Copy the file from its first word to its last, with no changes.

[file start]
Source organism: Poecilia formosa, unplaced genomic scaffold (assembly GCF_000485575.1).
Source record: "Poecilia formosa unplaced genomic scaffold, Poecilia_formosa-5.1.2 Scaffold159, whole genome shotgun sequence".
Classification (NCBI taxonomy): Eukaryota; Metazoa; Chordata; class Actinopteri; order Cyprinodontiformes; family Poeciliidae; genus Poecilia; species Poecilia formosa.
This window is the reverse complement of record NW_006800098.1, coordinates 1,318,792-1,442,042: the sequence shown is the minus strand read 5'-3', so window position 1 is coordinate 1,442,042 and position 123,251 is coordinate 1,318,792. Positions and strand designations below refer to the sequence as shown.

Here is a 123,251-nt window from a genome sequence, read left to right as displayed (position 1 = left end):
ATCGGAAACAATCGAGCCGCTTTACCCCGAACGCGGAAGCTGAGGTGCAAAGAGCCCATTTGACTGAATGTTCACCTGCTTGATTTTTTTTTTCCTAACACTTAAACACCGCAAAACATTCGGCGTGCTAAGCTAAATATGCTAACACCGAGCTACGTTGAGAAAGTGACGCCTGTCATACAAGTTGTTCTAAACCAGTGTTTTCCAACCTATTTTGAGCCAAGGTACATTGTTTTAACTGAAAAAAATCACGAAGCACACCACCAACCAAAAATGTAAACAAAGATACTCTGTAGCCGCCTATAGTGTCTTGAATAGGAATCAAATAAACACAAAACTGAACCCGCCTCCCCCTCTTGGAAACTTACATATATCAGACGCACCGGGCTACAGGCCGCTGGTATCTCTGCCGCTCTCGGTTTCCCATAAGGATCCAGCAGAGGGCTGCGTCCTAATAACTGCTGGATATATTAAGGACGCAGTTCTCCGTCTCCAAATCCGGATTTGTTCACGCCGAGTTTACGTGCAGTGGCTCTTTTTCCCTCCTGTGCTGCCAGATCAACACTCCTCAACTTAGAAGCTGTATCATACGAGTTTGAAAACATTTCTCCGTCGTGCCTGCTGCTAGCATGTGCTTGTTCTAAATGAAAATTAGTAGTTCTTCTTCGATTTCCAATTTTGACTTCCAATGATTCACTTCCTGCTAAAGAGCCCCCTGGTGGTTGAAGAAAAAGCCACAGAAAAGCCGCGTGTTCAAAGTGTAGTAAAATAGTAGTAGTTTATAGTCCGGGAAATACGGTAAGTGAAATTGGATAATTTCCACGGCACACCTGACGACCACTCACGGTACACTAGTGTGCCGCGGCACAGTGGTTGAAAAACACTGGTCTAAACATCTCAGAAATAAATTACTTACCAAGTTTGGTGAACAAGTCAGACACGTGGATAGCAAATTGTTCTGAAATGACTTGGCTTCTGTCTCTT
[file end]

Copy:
Source organism: Poecilia formosa, unplaced genomic scaffold (assembly GCF_000485575.1).
Source record: "Poecilia formosa unplaced genomic scaffold, Poecilia_formosa-5.1.2 Scaffold159, whole genome shotgun sequence".
Classification (NCBI taxonomy): Eukaryota; Metazoa; Chordata; class Actinopteri; order Cyprinodontiformes; family Poeciliidae; genus Poecilia; species Poecilia formosa.
This window is the reverse complement of record NW_006800098.1, coordinates 1,318,792-1,442,042: the sequence shown is the minus strand read 5'-3', so window position 1 is coordinate 1,442,042 and position 123,251 is coordinate 1,318,792. Positions and strand designations below refer to the sequence as shown.

Here is a 123,251-nt window from a genome sequence, read left to right as displayed (position 1 = left end):
ATCGGAAACAATCGAGCCGCTTTACCCCGAACGCGGAAGCTGAGGTGCAAAGAGCCCATTTGACTGAATGTTCACCTGCTTGATTTTTTTTTTCCTAACACTTAAACACCGCAAAACATTCGGCGTGCTAAGCTAAATATGCTAACACCGAGCTACGTTGAGAAAGTGACGCCTGTCATACAAGTTGTTCTAAACCAGTGTTTTCCAACCTATTTTGAGCCAAGGTACATTGTTTTAACTGAAAAAAATCACGAAGCACACCACCAACCAAAAATGTAAACAAAGATACTCTGTAGCCGCCTATAGTGTCTTGAATAGGAATCAAATAAACACAAAACTGAACCCGCCTCCCCCTCTTGGAAACTTACATATATCAGACGCACCGGGCTACAGGCCGCTGGTATCTCTGCCGCTCTCGGTTTCCCATAAGGATCCAGCAGAGGGCTGCGTCCTAATAACTGCTGGATATATTAAGGACGCAGTTCTCCGTCTCCAAATCCGGATTTGTTCACGCCGAGTTTACGTGCAGTGGCTCTTTTTCCCTCCTGTGCTGCCAGATCAACACTCCTCAACTTAGAAGCTGTATCATACGAGTTTGAAAACATTTCTCCGTCGTGCCTGCTGCTAGCATGTGCTTGTTCTAAATGAAAATTAGTAGTTCTTCTTCGATTTCCAATTTTGACTTCCAATGATTCACTTCCTGCTAAAGAGCCCCCTGGTGGTTGAAGAAAAAGCCACAGAAAAGCCGCGTGTTCAAAGTGTAGTAAAATAGTAGTAGTTTATAGTCCGGGAAATACGGTAAGTGAAATTGGATAATTTCCACGGCACACCTGACGACCACTCACGGTACACTAGTGTGCCGCGGCACAGTGGTTGAAAAACACTGGTCTAAACATCTCAGAAATAAATTACTTACCAAGTTTGGTGAACAAGTCAGACACGTGGATAGCAAATTGTTCTGAAATGACTTGGCTTCTGTCTCTT